The PCEA salutes our fellow PCB manufacturing stakeholders and considers the PCEA a place for us to collaborate, educate and inspire each other.

A significant point always jumps out at me at the end of a manufacturing facility tour. Our manufacturing stakeholders take a great deal of time training and then executing their day-to-day processes and not a single process step moves forward without inspection, measurement and adjustment.

Our manufacturing community stakeholders are measured, evaluated, trained and retrained on different incoming job requirements most every day.

I must ask of those who are involved in designing and engineering printed circuits: At what point are you required to make adjustments because your design will not move on to the next step of manufacturing? Who facilitates your training and retraining? Who is measuring and evaluating you?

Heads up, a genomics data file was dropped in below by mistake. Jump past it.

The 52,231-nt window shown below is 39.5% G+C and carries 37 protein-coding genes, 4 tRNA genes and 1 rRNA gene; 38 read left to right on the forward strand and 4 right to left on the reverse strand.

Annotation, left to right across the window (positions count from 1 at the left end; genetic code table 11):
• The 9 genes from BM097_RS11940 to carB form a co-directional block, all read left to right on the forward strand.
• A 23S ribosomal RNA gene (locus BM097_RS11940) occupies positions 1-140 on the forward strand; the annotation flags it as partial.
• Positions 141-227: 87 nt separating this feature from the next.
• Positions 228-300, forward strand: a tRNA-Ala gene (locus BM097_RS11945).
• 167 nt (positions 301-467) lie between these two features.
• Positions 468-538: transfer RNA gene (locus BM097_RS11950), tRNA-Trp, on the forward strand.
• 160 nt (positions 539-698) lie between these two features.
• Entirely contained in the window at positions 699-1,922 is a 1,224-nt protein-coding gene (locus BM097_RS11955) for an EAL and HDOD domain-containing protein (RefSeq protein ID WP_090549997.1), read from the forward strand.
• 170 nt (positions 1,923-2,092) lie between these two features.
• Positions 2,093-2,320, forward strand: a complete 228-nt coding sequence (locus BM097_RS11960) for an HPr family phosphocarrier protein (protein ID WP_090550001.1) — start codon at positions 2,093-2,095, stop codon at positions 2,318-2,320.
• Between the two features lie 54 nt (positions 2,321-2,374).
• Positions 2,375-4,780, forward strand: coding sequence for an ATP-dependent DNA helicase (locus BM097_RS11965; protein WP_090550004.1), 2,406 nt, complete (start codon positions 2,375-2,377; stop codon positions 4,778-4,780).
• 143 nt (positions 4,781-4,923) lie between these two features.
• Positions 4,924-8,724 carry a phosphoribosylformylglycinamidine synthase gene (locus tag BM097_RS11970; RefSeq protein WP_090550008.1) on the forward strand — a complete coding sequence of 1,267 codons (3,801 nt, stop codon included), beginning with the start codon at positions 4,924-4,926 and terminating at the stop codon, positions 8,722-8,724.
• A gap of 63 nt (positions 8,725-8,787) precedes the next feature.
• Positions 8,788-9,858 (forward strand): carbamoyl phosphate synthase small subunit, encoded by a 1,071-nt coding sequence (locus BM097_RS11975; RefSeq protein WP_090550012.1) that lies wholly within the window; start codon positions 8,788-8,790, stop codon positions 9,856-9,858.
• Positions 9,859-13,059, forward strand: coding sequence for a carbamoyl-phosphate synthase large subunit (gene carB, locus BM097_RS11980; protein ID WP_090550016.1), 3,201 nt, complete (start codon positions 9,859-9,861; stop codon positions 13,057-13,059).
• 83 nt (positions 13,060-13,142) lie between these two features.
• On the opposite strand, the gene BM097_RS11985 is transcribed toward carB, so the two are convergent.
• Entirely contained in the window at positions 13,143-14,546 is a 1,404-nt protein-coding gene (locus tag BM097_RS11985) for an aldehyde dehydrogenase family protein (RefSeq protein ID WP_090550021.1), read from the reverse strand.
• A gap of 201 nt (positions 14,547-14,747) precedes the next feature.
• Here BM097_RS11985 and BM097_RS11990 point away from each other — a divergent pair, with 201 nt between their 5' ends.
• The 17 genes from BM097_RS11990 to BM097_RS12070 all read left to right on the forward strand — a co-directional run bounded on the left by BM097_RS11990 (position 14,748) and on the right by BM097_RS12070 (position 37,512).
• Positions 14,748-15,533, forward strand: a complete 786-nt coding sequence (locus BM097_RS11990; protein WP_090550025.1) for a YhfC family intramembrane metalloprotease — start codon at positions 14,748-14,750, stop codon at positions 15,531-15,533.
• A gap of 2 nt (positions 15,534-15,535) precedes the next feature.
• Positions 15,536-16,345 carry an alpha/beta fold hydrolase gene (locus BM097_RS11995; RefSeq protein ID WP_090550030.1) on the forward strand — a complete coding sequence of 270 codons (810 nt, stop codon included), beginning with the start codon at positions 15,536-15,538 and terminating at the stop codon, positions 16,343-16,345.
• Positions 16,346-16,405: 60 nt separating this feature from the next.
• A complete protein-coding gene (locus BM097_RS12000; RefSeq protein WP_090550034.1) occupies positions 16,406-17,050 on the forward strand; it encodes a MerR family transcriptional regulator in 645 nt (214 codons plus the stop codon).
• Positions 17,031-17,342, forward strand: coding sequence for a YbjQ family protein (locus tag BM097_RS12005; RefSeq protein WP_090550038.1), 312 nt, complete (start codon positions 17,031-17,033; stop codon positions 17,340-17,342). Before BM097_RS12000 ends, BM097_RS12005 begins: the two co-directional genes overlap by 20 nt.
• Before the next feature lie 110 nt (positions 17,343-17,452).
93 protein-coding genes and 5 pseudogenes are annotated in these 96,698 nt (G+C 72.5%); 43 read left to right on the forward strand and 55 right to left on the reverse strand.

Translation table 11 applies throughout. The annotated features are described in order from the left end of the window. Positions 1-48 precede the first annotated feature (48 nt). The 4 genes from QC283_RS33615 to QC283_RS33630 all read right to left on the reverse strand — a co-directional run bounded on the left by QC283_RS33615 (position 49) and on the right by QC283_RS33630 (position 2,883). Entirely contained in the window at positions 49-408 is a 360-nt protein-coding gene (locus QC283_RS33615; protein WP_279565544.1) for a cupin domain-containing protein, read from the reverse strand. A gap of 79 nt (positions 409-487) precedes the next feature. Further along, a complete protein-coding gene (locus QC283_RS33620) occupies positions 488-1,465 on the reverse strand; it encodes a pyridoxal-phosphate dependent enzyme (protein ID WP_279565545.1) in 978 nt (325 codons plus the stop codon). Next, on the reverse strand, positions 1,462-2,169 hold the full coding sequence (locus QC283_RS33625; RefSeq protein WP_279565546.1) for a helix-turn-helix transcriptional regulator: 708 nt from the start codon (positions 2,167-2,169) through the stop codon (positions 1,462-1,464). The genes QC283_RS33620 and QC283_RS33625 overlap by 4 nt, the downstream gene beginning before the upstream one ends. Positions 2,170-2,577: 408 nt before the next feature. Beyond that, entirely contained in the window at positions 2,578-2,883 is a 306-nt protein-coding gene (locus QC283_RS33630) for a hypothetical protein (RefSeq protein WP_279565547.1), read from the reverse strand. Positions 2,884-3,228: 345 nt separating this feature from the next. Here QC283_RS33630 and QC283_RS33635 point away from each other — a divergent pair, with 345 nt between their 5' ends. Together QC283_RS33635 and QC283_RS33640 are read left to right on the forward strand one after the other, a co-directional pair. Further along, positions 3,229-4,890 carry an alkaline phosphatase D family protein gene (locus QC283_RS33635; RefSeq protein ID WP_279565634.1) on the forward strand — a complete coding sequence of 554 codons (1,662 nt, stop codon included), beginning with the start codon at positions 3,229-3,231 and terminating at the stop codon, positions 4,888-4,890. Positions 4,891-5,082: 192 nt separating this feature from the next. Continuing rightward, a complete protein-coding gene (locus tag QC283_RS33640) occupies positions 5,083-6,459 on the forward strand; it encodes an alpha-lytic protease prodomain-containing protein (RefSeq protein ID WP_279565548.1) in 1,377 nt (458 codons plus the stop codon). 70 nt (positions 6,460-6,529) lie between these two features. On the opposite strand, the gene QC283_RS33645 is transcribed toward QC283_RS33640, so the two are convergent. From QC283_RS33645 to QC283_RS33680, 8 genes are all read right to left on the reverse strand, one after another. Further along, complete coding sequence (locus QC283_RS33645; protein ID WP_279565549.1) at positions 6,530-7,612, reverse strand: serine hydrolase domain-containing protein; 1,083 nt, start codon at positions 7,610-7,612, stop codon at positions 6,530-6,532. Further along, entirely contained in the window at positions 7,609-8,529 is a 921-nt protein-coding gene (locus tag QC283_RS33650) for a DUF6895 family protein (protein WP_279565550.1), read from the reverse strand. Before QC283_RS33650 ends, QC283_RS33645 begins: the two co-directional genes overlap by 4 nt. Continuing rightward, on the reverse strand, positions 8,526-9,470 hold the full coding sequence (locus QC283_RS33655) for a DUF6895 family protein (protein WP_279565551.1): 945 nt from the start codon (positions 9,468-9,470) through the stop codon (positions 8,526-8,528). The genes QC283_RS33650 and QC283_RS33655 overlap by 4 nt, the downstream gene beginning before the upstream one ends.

As a PCB designer myself, I often reflect deeply and sincerely on these questions.

Aside from an automatic design rule checking in our software, which we likely set up to suit our perception of what other stakeholders need, likely a holistic measurement for success in our task of laying out a printed circuit assembly will not be available for weeks or months. This won’t happen until the design is built and moves on to production. It is highly likely we will not receive all the important feedback because the PCB manufacturing industry takes no pleasure in complaining about our design deficiencies. Unfortunately, it is sometimes considered bad for business.

The PCEA seeks to contribute to a design and manufacturing culture that considers the burden for the measurement of our PCB engineering skillset relies on each of us individually, and on our whole organization. An important key to PCB engineering success is to support education of the design community and support definition of measurable skillsets to complement the entire PCB industry.